We highly recommend enjoying the process of practice and feeling rewarded when you finish.
No doubt there will be times where you feel down and exhausted. And that is natural and okay.
In these moments, it is helpful to think of the following questions:
- What inspired you to pick up the bass?
- Who were your biggest influences
- Where do you want to be 5 years from now? 10 years from now? How about next year?
Keeping these in mind will give you direction and peace of mind. If that doesn't work, load up a YouTube video of your favorite musician's performance or an interview.
Learning some of the great bass guitar songs can help spark inspiration. Check out our article detailing 16 Bass TABS you should learn.
While it isn't always easy, staying passionate and inspired is a great way to make practice as effective as possible.
11. Review (Callback to Step 1 "Set Your Goals")
Life is just one big cycle, and this list is no exception.
Once you finish your effective practice, it is time to review and reflect.
Go back and look over the goals you set for yourself. Did you achieve them? Great. If not, why? And what can you do next time to help give you that extra push?
It is always important to remember that the process is just as rewarding and critical as the results. If you practice effectively using all of these steps, and you still did not reach the goal you set, that is okay.
As long as you have direction, goals, and focus, there are no failures. Don't get paralyzed. Just remember, you are still light years ahead of aimless practicing.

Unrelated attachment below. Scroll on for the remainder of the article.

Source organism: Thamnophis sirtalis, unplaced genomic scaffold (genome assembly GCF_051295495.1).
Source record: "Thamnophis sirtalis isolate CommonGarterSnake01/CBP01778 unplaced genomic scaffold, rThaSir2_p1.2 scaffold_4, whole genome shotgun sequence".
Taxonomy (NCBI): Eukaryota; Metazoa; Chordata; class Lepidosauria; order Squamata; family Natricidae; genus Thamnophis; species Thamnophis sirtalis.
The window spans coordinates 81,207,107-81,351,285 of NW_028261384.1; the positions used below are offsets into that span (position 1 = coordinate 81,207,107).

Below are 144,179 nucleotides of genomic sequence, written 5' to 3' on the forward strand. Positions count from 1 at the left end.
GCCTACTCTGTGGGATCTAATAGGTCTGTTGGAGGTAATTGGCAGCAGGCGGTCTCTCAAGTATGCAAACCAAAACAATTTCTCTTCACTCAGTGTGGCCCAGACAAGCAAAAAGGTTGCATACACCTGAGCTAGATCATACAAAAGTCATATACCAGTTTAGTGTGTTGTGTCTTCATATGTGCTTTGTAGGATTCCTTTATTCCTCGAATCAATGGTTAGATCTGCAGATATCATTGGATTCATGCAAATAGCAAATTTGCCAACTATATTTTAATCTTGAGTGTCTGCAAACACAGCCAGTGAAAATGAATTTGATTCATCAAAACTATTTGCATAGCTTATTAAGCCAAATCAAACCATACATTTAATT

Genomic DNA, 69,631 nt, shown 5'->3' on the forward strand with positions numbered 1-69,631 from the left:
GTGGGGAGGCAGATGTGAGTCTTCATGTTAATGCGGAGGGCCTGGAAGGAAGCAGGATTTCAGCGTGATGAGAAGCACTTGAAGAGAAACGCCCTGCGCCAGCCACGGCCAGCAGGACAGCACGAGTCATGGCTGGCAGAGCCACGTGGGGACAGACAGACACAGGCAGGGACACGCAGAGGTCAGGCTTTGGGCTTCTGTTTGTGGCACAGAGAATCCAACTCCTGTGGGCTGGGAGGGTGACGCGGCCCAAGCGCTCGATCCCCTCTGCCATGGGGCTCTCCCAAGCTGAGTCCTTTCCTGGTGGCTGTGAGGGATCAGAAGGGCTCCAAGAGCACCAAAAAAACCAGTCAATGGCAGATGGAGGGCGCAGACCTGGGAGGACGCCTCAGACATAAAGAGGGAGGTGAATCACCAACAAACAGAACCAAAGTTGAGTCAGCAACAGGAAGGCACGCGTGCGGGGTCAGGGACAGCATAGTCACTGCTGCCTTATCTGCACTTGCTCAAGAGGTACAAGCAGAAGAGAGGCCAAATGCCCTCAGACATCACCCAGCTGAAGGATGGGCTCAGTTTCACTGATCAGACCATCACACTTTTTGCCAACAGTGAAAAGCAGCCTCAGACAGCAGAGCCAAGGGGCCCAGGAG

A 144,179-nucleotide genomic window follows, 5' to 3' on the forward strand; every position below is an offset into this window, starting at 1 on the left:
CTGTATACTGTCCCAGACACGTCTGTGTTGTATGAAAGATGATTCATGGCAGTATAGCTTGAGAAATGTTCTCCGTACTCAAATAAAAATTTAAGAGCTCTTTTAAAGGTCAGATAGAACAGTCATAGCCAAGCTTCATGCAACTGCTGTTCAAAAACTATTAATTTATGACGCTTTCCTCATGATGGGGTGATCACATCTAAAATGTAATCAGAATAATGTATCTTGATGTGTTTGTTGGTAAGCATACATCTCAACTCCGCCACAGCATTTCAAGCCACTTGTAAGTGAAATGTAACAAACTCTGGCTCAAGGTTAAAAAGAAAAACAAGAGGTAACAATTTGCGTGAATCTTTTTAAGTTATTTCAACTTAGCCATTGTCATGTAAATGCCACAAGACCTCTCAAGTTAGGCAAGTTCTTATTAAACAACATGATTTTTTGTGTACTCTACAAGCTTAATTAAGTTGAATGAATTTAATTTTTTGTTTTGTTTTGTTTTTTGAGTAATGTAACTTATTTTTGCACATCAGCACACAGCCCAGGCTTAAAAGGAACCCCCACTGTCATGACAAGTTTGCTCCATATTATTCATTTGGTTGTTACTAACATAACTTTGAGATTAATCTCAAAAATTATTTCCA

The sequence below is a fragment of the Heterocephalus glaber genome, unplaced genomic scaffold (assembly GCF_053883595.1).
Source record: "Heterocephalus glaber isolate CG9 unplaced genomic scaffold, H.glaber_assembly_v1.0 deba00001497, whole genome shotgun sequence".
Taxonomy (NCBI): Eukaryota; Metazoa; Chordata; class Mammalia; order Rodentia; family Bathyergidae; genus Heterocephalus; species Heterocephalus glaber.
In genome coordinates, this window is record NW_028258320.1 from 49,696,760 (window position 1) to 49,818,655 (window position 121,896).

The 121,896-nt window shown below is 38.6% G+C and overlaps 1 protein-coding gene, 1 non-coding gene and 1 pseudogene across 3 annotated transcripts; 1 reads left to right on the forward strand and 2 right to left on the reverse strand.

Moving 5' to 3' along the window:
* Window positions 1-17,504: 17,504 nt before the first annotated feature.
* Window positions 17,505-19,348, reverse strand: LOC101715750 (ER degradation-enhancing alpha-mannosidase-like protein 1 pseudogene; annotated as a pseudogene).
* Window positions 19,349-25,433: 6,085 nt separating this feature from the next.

Capitalize On Your Practice by Attending a Music College
If you have been consistently practicing effectively and are at least an intermediate musician, you should strongly consider attending a Music School.
The Atlanta Institute of Music and Media is a fantastic music college that hires industry-leading professionals to instruct their courses and you will record in state-of-the-art studios.
Also, you learn from both sides of the studio at AIMM. That means you get to choose a bass focus along with learning the technical aspects of sound engineering and recording. In our DIY music age right now, recording skills are invaluable.
Don't miss a chance to push your skills to the next level.
To learn more about the Atlanta Institute of Music and Media's Bass Program and put your Bass Guitar Practice to use, click the link below and start maximizing your potential today.